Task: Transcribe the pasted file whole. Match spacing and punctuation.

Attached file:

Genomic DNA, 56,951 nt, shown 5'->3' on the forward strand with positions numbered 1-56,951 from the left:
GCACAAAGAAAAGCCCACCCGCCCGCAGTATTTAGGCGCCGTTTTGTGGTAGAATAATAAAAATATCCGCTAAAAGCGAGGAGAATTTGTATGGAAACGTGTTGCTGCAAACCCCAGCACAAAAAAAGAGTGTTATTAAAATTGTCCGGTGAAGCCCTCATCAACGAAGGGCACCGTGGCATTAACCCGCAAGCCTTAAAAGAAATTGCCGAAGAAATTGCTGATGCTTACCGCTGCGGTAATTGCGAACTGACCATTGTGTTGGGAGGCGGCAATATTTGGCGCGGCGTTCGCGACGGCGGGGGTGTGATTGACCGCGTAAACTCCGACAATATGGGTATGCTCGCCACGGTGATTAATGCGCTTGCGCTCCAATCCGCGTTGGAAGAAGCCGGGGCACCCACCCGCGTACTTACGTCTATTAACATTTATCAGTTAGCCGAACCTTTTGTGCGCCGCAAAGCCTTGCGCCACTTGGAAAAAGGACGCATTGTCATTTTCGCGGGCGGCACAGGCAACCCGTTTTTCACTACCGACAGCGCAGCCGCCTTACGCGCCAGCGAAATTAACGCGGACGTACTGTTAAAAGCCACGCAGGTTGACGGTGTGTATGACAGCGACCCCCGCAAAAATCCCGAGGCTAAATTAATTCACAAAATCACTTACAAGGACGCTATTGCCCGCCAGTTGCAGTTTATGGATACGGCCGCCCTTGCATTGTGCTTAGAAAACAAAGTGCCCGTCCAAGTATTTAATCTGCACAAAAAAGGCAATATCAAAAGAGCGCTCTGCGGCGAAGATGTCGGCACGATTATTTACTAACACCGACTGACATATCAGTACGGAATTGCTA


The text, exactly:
Genomic DNA, 56,951 nt, shown 5'->3' on the forward strand with positions numbered 1-56,951 from the left:
GCACAAAGAAAAGCCCACCCGCCCGCAGTATTTAGGCGCCGTTTTGTGGTAGAATAATAAAAATATCCGCTAAAAGCGAGGAGAATTTGTATGGAAACGTGTTGCTGCAAACCCCAGCACAAAAAAAGAGTGTTATTAAAATTGTCCGGTGAAGCCCTCATCAACGAAGGGCACCGTGGCATTAACCCGCAAGCCTTAAAAGAAATTGCCGAAGAAATTGCTGATGCTTACCGCTGCGGTAATTGCGAACTGACCATTGTGTTGGGAGGCGGCAATATTTGGCGCGGCGTTCGCGACGGCGGGGGTGTGATTGACCGCGTAAACTCCGACAATATGGGTATGCTCGCCACGGTGATTAATGCGCTTGCGCTCCAATCCGCGTTGGAAGAAGCCGGGGCACCCACCCGCGTACTTACGTCTATTAACATTTATCAGTTAGCCGAACCTTTTGTGCGCCGCAAAGCCTTGCGCCACTTGGAAAAAGGACGCATTGTCATTTTCGCGGGCGGCACAGGCAACCCGTTTTTCACTACCGACAGCGCAGCCGCCTTACGCGCCAGCGAAATTAACGCGGACGTACTGTTAAAAGCCACGCAGGTTGACGGTGTGTATGACAGCGACCCCCGCAAAAATCCCGAGGCTAAATTAATTCACAAAATCACTTACAAGGACGCTATTGCCCGCCAGTTGCAGTTTATGGATACGGCCGCCCTTGCATTGTGCTTAGAAAACAAAGTGCCCGTCCAAGTATTTAATCTGCACAAAAAAGGCAATATCAAAAGAGCGCTCTGCGGCGAAGATGTCGGCACGATTATTTACTAACACCGACTGACATATCAGTACGGAATTGCTA